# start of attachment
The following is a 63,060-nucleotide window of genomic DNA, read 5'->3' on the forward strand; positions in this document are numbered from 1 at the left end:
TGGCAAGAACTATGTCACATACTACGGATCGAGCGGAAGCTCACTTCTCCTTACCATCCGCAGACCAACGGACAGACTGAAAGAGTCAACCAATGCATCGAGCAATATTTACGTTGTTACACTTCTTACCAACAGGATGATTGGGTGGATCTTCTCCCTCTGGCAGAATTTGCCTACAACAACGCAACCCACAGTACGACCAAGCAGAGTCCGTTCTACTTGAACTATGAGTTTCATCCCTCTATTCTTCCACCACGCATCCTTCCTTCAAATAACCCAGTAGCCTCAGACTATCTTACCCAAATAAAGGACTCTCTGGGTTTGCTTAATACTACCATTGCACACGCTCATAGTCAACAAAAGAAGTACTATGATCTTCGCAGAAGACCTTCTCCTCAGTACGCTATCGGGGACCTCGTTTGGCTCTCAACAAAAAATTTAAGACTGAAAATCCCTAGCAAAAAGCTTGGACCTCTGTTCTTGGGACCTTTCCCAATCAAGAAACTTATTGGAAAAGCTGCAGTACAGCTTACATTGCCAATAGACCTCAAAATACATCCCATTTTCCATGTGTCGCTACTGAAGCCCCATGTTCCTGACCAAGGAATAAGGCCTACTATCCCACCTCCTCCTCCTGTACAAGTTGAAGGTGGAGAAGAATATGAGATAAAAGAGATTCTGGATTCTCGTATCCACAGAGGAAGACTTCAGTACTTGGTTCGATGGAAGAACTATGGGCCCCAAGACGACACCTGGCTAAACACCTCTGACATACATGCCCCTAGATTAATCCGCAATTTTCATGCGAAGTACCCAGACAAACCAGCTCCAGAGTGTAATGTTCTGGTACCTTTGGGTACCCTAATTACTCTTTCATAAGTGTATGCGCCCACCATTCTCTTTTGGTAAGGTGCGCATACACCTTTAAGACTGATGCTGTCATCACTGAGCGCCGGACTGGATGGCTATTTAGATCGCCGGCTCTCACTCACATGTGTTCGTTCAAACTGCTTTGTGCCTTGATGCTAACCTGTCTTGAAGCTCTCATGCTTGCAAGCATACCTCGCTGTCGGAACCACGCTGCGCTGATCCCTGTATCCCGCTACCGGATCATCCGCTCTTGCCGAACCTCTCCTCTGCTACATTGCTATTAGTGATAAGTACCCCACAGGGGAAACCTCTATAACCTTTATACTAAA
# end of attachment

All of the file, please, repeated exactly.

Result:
The following is a 63,060-nucleotide window of genomic DNA, read 5'->3' on the forward strand; positions in this document are numbered from 1 at the left end:
TGGCAAGAACTATGTCACATACTACGGATCGAGCGGAAGCTCACTTCTCCTTACCATCCGCAGACCAACGGACAGACTGAAAGAGTCAACCAATGCATCGAGCAATATTTACGTTGTTACACTTCTTACCAACAGGATGATTGGGTGGATCTTCTCCCTCTGGCAGAATTTGCCTACAACAACGCAACCCACAGTACGACCAAGCAGAGTCCGTTCTACTTGAACTATGAGTTTCATCCCTCTATTCTTCCACCACGCATCCTTCCTTCAAATAACCCAGTAGCCTCAGACTATCTTACCCAAATAAAGGACTCTCTGGGTTTGCTTAATACTACCATTGCACACGCTCATAGTCAACAAAAGAAGTACTATGATCTTCGCAGAAGACCTTCTCCTCAGTACGCTATCGGGGACCTCGTTTGGCTCTCAACAAAAAATTTAAGACTGAAAATCCCTAGCAAAAAGCTTGGACCTCTGTTCTTGGGACCTTTCCCAATCAAGAAACTTATTGGAAAAGCTGCAGTACAGCTTACATTGCCAATAGACCTCAAAATACATCCCATTTTCCATGTGTCGCTACTGAAGCCCCATGTTCCTGACCAAGGAATAAGGCCTACTATCCCACCTCCTCCTCCTGTACAAGTTGAAGGTGGAGAAGAATATGAGATAAAAGAGATTCTGGATTCTCGTATCCACAGAGGAAGACTTCAGTACTTGGTTCGATGGAAGAACTATGGGCCCCAAGACGACACCTGGCTAAACACCTCTGACATACATGCCCCTAGATTAATCCGCAATTTTCATGCGAAGTACCCAGACAAACCAGCTCCAGAGTGTAATGTTCTGGTACCTTTGGGTACCCTAATTACTCTTTCATAAGTGTATGCGCCCACCATTCTCTTTTGGTAAGGTGCGCATACACCTTTAAGACTGATGCTGTCATCACTGAGCGCCGGACTGGATGGCTATTTAGATCGCCGGCTCTCACTCACATGTGTTCGTTCAAACTGCTTTGTGCCTTGATGCTAACCTGTCTTGAAGCTCTCATGCTTGCAAGCATACCTCGCTGTCGGAACCACGCTGCGCTGATCCCTGTATCCCGCTACCGGATCATCCGCTCTTGCCGAACCTCTCCTCTGCTACATTGCTATTAGTGATAAGTACCCCACAGGGGAAACCTCTATAACCTTTATACTAAA